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The Orders that Began the Battle of Mobile Bay: Admiral Farragut's Signal Orders Sent by Lt. John C. Kinney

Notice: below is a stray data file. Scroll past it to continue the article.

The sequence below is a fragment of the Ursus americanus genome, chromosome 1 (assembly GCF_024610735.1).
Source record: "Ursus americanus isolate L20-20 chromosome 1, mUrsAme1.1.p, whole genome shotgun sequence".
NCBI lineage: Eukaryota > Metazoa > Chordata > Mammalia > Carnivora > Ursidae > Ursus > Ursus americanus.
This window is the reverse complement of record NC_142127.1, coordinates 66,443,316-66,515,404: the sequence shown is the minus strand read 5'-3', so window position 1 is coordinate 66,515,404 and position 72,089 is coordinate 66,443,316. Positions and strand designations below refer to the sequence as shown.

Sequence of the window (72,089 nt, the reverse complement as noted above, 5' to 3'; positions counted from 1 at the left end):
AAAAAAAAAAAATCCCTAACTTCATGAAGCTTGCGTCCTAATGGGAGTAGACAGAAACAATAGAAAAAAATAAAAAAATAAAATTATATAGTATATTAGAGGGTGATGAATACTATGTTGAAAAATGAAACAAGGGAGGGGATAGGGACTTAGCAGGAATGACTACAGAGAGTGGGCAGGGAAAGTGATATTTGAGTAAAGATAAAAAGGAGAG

Washington, D.C. 1864 - Manuscript Document. Orders signaled by Lt. John Kinney for Farragut aboard the U.S.S. Hartford at Mobile, Alabama, August 5, 1864. [Washington, D.C.]. 2 separate pp., 5 1/4 x 8 1/4 in. Docketed by Gideon Welles. Sent the morning of Battle of Mobile Bay, these orders were relayed via signal flag from Farragut's flagship, the U.S.S. Hartford, to the captains of the U.S.S. Brooklyn, Lackawanna, and Winnebago. The correspondence records Farragut's orders moving his fleet past the forts at the entrance of Mobile Bay. They give a blow-by-blow of the opening salvo along with the loss of the Union ironclad Tecumseh. Complete Transcript From the Brooklyn/ The Monitors are right ahead. We cannot go ahead without passing them./ Capt Alden / 7.25.a.m.Capt of Brooklyn/ Tell the monitors to go ahead and then take your station./ By Order of Admiral Farragut:/ 7.30To Admiral Farragut./ Our best Monitor is sunk/ 7.35 / Capt. Alden.Capt of Brooklyn/ Go ahead / Admiral F./ 7.35Capt of Lackawana/ Get ready & run down the ram/ Admiral F. / 8.30. (over) To Ram Winnebago/ Run down the Ram/ Admiral F.To Winnebago & Lackawana/ Send your boats to the ram & save the menTo Capt of Lackawana/ For God's sake keep out of the way & anchor/ Admiral F.in different hand:(T.H. Stevens) On page four, penned by Secretary of the Navy Gideon Welles: "Signals / Farragut & Alden / at Mobile. / Kinni sig. officer."Historical BackgroundAdmiral David Farragut's strategy for engaging the much smaller Confederate naval forces at Mobile Bay, Alabama, relied on moving his fleet safely past the guns of Forts Morgan, Gaines, and Powell at the harbor entrance. To do so, he rafted his wooden warships together in pairs, hopeful that if one were damaged, the other would provide propulsion for both. He also ordered the four ironclads, the Tecumseh, Manhattan, Chickasaw, and Winnebago, to place themselves between the guns of Fort Morgan to shield the wooden-hulled ships.When the battle began at 6:47 on the morning of August 5, 1864, the Tecumseh, in the lead, fired the first shot at the forts and general action began. As planned, The Tecumseh engaged the Confederate ironclad Tennessee, but then steamed through the minefield she had been ordered to avoid. The vessel struck a torpedo (underwater mine) and sank within minutes. Only 21 of 114 crew were rescued. Captain James Alden, with conflicting orders to stay to the port of the ironclads and to the right of the minefield, stopped, evidently sending his first signal (above) at 7:25 a.m. informing Farragut that he could not pass. As seen in the sequence of orders given, Farragut orders the ironclads forward and the Brooklyn ahead as well, and goes on to order the Lackawanna and Winnebago to "run down the ram" the C.S.S. Tennessee.The legendary story at this point in the battle was that Alden stopped the Brooklyn because he had seen the havoc wreaked on the Tecumseh by the underwater mines. Farragut, aboard the Hartford, then uttered his famous declaration "Damn the torpedoes, full speed ahead!" and passed the Brooklyn, taking the Hartford past the forts. While not impossible, as Alden, blocked by the ironclads on one side and the minefield on the other, didn't want to steam through the mines, these orders suggest that Farragut ordered both the ironclads and the Brooklyn forward. Still, there would have been no recorded signal order given, since he was ordering the vessel upon which he was standing to full speed head.David G. Farragut (1801-1870) joined the navy as a midshipman at the age of 9. He served in the War of 1812, and then in the West Indies working to eradicate piracy. He moved from Virginia to New York at the outset of the Civil War and went on to serve on the blockading fleet in the Gulf of Mexico. He rose to become the first rear admiral, first vice admiral, and first admiral in the U.S. Navy. (To that point, the navy had avoided what it considered a European aristocratic rank for. (See website for full description)
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